Patrick Gregorio Patrick Gregorio - 1 year ago 67
SQL Question

SQL Show Dates Per Status

I have a table that looks like so:

id animal_id transfer_date status_from status_to
100 5265 01-Jul-2016 NULL P
101 5265 22-Jul-2016 P A
102 5265 26-Jul-2016 A B
103 5265 06-Aug-2016 B A

I want to create a view to show me the movement of the animal with start and end dates like the following:

animal_id status start_date end_date
5265 NULL NULL 30-Jun-2016
5265 P 01-Jul-2016 21-Jul-2016
5265 A 22-Jul-2016 25-Jul-2016
5265 B 26-Jul-2016 05-Aug-2016
5265 A 06-Aug-2016 SYSDATE OR NULL (current status)

As much as I want to provide a query that I've tried, I have none. I don't even know what to search for.

Answer Source

Something like this may be more efficient than a join. Alas, I didn't see a way to avoid scanning the table twice.

NOTE: I didn't use an ORDER BY clause (and indeed, if I had the ordering would be weird, since I used to_char on the dates to format them). If you need this in further processing, it is best to NOT wrap the dates within to_char.

   input_data ( id, animal_id, transfer_date, status_from, status_to) as (
     select 100, 5265, to_date('01-Jul-2016', 'dd-Mon-yyyy'), null, 'P' from dual union all
     select 101, 5265, to_date('22-Jul-2016', 'dd-Mon-yyyy'), 'P' , 'A' from dual union all
     select 102, 5265, to_date('26-Jul-2016', 'dd-Mon-yyyy'), 'A' , 'B' from dual union all
     select 103, 5265, to_date('06-Aug-2016', 'dd-Mon-yyyy'), 'B' , 'A' from dual
select animal_id,
       lag (status_to) over (partition by animal_id order by transfer_date) as status,
       to_char(lag (transfer_date) over (partition by animal_id order by transfer_date),
                                                             'dd-Mon-yyyy') as start_date,
       to_char(transfer_date - 1, 'dd-Mon-yyyy') as  end_date
  from input_data
union all
select     animal_id, 
           max(status_to) keep (dense_rank last order by transfer_date), 
           to_char(max(transfer_date), 'dd-Mon-yyyy'), 
  from     input_data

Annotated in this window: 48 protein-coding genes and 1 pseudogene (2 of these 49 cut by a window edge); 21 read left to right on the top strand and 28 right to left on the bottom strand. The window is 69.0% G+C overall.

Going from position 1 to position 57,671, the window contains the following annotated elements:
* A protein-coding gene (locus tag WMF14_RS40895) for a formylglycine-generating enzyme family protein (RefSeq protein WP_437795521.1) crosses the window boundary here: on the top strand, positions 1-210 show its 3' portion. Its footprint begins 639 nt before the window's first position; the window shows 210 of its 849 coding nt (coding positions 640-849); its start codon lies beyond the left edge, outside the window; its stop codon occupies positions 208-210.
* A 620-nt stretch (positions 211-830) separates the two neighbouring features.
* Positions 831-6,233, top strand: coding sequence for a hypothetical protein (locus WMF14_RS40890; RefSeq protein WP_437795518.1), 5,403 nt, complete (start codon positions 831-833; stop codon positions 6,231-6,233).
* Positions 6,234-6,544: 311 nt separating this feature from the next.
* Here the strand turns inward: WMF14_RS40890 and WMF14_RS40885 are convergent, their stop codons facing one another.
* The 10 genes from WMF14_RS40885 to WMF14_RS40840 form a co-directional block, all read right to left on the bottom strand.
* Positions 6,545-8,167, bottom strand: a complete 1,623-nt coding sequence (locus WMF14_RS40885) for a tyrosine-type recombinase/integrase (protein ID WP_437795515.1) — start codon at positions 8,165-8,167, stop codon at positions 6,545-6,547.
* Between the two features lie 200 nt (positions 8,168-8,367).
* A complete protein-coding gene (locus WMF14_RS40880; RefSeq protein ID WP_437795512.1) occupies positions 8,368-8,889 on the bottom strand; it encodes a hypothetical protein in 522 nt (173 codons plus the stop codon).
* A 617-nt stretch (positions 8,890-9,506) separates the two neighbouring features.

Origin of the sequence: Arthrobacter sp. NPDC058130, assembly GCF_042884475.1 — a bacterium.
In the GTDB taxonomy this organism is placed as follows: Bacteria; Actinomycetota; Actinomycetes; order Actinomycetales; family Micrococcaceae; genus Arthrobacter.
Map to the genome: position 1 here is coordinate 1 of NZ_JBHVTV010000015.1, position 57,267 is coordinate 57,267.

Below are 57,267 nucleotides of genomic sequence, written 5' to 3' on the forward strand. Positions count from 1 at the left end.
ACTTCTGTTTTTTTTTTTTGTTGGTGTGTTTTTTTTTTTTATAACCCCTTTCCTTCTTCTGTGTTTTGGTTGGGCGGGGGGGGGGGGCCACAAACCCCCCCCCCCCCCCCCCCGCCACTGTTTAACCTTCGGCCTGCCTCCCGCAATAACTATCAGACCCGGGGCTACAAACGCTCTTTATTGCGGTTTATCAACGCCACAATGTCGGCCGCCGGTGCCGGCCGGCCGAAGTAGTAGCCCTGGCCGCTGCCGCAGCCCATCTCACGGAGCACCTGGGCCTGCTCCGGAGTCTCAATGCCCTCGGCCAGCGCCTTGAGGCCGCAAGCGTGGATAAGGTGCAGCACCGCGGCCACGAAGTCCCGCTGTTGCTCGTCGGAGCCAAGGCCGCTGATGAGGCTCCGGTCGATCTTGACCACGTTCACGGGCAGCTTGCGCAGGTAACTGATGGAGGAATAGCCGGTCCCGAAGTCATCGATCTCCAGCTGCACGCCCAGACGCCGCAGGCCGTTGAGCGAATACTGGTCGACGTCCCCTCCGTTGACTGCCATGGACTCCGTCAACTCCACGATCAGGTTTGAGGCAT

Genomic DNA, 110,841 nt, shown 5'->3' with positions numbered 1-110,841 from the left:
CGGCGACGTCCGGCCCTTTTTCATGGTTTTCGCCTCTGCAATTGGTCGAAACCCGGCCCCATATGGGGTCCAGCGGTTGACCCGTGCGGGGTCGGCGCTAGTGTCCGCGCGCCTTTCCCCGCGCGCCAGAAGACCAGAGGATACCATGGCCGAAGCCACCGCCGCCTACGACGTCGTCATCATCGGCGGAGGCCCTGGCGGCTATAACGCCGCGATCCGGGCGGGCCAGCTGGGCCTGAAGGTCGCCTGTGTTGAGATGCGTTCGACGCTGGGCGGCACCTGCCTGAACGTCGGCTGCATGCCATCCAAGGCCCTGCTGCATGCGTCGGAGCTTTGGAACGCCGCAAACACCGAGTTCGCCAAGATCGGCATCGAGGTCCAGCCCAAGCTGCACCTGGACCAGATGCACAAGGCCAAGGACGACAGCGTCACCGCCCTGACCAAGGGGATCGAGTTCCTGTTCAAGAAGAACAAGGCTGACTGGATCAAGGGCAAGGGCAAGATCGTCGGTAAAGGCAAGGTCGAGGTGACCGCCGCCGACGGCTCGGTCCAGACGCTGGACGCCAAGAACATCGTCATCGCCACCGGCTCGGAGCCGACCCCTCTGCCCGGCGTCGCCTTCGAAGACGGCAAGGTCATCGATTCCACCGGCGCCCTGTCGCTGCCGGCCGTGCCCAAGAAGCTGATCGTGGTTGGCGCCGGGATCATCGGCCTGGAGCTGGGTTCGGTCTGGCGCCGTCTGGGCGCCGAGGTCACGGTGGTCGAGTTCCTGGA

group by animal_id

---------- ------ -------------------- --------------------
      5265                             30-Jun-2016         
      5265 P      01-Jul-2016          21-Jul-2016         
      5265 A      22-Jul-2016          25-Jul-2016         
      5265 B      26-Jul-2016          05-Aug-2016         
      5265 A      06-Aug-2016

Added: Explanation of how this works. First, there is a "WITH clause" to create the input data from the OP's message; this is a standard technique, anyone who is not familiar with factored subqueries (CTE, WITH clause) - introduced in Oracle 11.1 - will do themselves (and the rest of us!) a lot of good by reading about it/them.

The query joins together rows from two sources. In one branch, I use the lag() analytic function; it orders rows, within each group by the columns in the "partition by" clause, according to the ordering by the column in the "order by" clause. So for example, the lag(status_to) will look at all the rows within the same animal_id, it will order them by transfer_date, and for each row, it will pick the status_to from the PREVIOUS row (hence "lag"). The rest of that part of the union works similarly.

I have a second part to the union... as you can see in the original post, there are four rows, but the output must have five. In general that suggests a union of some sort will be needed somewhere in the solution (either directly and obviously as in my solution, or via a self-join or in any other way). Here I just another row for the last status (which is still "current"). I use dense_rank last which, within each group (how shown in a GROUP BY), selects just the last row by transfer_date.

To understand how the query works, it may help to, first, comment out the lines union all and select... group by animal_id and run what's left. That will show what the first part of the query does. Then un-comment those lines, and instead comment the first part, from the first select animal_id to union all (comment these two lines and everything in between). Run the query again, this will show just the last row for each animal_id.

Of course, in the sample the OP provided there is only one animal_id; if you like, you can add a few more rows (for example in the WITH clause) with different animal_id. Only now the partition by animal_id and the group by animal_id become important; with only one animal_id they wouldn't be needed (for example, if all the rows are already filtered by WHERE animal_id = 5265 somewhere else in a subquery).

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